Atlanta Falcons quarterback Matt Ryan (2) watches a replay on the sidelines during the second half of an NFL football game against the Philadelphia Eagles, Sunday, Sept. 12, 2021, in Atlanta. The Philadelphia Eagles won 32-6. (AP Photo/John Bazemore)
Atlanta Falcons quarterback Matt Ryan (2) watches a replay on the sidelines during the second half of an NFL football game against the Philadelphia Eagles, Sunday, Sept. 12, 2021, in Atlanta. The Philadelphia Eagles won 32-6. (AP Photo/John Bazemore)
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ATLANTA (AP) — The Atlanta Falcons' problem in their lopsided season-opening loss to the Philadelphia Eagles was not the fact they had a rookie coach.

The Falcons' problem was they played like a rookie team, especially on offense.

Repeated breakdowns, including penalties and poor blocking, spoiled coach Arthur Smith's debut. The devastating impact of the unforced mistakes, including illegal formation and false start penalties near the goal line, were painful lessons.

Sunday's 32-6 loss to the Eagles provided Smith much to use as teaching tools as the Falcons face the difficult challenge of preparing for this week's visit to defending Super Bowl champion Tampa Bay.

Smith worried about what could happen if the Falcons fell behind by a large margin and their offense became too reliant on quarterback Matt Ryan. His fears were realized when the Eagles' interior pass rush led by defensive tackle Javon Hargrave took advantage of rookie left guard Jalen Mayfield.

Hargrave had two of Philadelphia's three late sacks. Smith said the inability to protect Ryan late in the game couldn't be blamed on new starters. He said even veterans wouldn't have been able to withstand the rush when the Eagles didn't have to respect the running game.

The Falcons now have fresh, painful evidence that they must remained balanced on offense and they can't withstand unforced mistakes.

Bigger defensive challenges await Atlanta next week, including Ndamukong Suh, Vita Vea and William Gholston on the Tampa Bay defensive front. The Buccaneers are coming off an opening win over Dallas on Thursday night and have had extra time to prepare for Atlanta.

Smith's attempt to assume responsibility for the loss may have sounded like coach's rhetoric. His sincerity was clear when he spoke of addressing critical red-zone mistakes, especially the illegal-formation and false-start penalties on consecutive plays on their second possession.

“You get down on the 2-yard line and you have an illegal formation, I’ve got to clean that up,” he said. "So, yeah, I do put that on me.”


For at least two possessions, the offense showed its potential. The Falcons ran 29 plays and gained 136 yards on the two long drives. Though each drive ended in field goals, the Falcons showed good balance.

Calvin Ridley’s longest catch of the game, for 16 yards, came on Atlanta’s first play. The longest run by Mike Davis, a 12-yarder, followed on the next play. The 72-yard drive stalled at the 3 on back-to-back incompletions.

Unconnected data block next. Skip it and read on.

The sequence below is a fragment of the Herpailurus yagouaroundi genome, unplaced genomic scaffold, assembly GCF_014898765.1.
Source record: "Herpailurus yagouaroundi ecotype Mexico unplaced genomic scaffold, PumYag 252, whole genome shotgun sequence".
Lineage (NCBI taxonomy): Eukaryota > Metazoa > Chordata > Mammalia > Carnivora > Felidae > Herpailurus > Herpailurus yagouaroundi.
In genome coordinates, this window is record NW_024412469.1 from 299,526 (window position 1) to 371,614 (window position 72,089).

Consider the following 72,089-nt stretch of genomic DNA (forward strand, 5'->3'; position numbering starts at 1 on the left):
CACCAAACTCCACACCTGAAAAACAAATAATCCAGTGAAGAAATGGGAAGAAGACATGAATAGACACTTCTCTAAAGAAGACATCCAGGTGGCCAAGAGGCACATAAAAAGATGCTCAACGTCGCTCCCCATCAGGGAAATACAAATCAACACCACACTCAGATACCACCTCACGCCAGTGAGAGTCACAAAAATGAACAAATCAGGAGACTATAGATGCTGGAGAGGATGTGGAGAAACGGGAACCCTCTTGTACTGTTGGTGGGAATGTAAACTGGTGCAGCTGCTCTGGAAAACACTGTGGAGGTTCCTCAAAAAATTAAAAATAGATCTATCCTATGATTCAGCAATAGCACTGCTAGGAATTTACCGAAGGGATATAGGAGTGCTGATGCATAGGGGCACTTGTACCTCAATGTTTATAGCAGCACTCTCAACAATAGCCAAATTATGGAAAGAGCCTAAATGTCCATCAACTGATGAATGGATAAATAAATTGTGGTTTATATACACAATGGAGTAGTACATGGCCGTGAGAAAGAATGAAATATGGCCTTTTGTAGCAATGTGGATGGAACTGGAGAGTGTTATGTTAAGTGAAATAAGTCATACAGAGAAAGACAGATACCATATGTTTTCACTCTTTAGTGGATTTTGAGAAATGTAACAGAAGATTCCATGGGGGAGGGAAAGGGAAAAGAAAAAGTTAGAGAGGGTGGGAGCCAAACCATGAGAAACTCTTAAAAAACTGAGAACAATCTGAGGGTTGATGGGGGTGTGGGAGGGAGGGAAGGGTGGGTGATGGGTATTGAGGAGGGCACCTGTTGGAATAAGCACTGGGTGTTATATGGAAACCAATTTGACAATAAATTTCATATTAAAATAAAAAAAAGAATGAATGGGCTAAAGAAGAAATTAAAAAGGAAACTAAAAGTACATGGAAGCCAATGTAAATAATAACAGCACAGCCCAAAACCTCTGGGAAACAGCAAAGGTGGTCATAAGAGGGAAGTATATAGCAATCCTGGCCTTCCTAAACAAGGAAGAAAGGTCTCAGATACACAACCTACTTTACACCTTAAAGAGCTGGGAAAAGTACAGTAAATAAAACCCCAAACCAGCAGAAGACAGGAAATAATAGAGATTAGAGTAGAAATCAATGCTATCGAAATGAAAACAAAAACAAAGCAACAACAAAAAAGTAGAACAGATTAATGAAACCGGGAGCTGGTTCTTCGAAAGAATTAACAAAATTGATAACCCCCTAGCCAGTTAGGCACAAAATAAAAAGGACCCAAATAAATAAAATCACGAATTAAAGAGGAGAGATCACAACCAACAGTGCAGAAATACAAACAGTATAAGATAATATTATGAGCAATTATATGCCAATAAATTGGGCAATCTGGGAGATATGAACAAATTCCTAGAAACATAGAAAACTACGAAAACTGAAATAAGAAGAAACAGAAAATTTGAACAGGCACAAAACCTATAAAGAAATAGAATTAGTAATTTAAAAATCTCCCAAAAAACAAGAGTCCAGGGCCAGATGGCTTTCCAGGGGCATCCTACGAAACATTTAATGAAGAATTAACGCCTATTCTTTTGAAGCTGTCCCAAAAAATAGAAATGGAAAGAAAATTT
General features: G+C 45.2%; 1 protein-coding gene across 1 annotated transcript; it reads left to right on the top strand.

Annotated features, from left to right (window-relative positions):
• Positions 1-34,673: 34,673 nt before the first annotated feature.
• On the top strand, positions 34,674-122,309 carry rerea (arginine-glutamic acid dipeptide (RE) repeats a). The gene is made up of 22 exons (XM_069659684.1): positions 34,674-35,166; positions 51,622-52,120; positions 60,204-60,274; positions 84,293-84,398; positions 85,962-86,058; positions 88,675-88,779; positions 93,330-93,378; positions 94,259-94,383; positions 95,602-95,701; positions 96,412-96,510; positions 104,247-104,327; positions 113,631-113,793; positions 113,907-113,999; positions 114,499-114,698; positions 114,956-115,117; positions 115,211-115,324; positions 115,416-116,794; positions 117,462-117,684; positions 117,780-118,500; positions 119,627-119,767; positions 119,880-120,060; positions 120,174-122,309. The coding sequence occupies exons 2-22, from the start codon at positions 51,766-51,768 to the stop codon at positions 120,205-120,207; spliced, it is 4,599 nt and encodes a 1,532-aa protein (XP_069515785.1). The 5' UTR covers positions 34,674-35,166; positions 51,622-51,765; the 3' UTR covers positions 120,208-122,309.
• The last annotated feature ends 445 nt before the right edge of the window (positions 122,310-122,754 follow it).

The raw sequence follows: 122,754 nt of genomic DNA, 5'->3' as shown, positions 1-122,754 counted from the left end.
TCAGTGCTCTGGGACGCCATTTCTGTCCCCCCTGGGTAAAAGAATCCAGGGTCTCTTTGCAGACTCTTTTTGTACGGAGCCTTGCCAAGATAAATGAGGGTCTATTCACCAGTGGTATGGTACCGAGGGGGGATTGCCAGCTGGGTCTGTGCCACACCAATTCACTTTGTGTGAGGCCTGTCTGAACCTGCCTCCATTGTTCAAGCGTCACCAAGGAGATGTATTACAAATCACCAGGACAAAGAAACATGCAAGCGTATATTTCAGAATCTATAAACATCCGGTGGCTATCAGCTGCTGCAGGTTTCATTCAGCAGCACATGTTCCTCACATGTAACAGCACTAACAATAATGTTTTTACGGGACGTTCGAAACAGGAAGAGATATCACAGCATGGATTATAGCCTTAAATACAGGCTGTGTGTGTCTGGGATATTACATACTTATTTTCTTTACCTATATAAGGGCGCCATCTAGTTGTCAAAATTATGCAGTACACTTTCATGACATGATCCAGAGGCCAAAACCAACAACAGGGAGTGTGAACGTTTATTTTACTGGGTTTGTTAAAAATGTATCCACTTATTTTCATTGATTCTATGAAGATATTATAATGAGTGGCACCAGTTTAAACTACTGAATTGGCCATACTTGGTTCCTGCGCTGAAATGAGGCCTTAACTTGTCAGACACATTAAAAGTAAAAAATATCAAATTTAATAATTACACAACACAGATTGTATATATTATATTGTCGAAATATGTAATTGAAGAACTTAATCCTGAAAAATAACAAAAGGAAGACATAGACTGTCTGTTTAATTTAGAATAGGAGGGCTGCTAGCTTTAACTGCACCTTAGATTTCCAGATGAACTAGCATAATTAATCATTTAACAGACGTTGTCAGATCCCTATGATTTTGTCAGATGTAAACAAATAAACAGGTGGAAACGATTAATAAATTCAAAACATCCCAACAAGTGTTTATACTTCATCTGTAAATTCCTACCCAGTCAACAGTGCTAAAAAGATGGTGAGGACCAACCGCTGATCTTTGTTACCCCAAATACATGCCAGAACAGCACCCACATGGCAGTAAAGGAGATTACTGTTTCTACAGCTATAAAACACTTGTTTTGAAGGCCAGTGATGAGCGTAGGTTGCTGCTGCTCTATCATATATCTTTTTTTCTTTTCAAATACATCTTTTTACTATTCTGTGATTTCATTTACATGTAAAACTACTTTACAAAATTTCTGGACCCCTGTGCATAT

Rookie Kyle Pitts’ only catch of the first half, a 1-yarder on a fourth-down play, helped the offense compile another long, 15-play drive on the second possession. Back-to-back penalties — illegal formation on first-and-goal at the 2, followed by a false start by rookie Drew Dalman — devastated the drive.

The Falcons didn’t cross the Eagles 49 the remainder of the game.


Mayfield, the third-round pick from Michigan, rotated between tackle and guard in training camp before projected starting left guard Josh Andrews was placed on injured reserve with a broken hand on Sept. 1. Dalman, the fourth-round pick from Stanford, was Atlanta’s other leading option to replace Andrews.

Smith defended Mayfield’s play, noting the rookie held his own as long as the offense could stick to its run/pass balance. On Monday, Smith left open the possibility Dalman or others could compete for the starting job this week.

The Falcons still might consider adding veteran help, though players can return from injured reserve after three weeks. On Monday, the team’s only move was to re-sign linebacker Brandon Copeland.


Perhaps most encouraging was the strong running at times from Davis and especially Cordarrelle Patterson, whose No. 84 was the only sign of his past as a primary wide receiver with Minnesota, Oakland and Chicago.

Davis had 15 carries to Patterson’s seven, but Patterson led the team with 54 yards. The team’s third option at running back, Wayne Gallman, was inactive after signing on Sept. 2 but could still work into the rotation.


Pitts’ much-anticipated debut was a letdown. The tight end finished with four catches for 31 yards, including only one catch for a yard in the first half. He had eight targets.

Pitts said he didn’t think the Eagles keyed on him.

“I’m just part of the team, so whenever the ball come my way, it does,” Pitts said.


The Falcons reported no injuries. Ryan said he was fine after Josh Rosen played the final series at quarterback.


26 — Smith opened his first news conference following a regular-season game by saying “I feel awful for our fans.”

Falcons fans have seen worse than the 26-point loss, but it was the most lopsided season-opening setback for Atlanta since a 48-10 loss at Tampa Bay in 1987. That team finished 3-12 in a strike-impacted season.


The Falcons play their first NFC South game when they visit Tampa Bay next Sunday. It's a change from 2020, when the teams didn't meet until December. In closing a 4-12 finish last season, Atlanta played two of its last three games against the Buccaneers, losing 31-27 at home and 44-27 at Tampa Bay.


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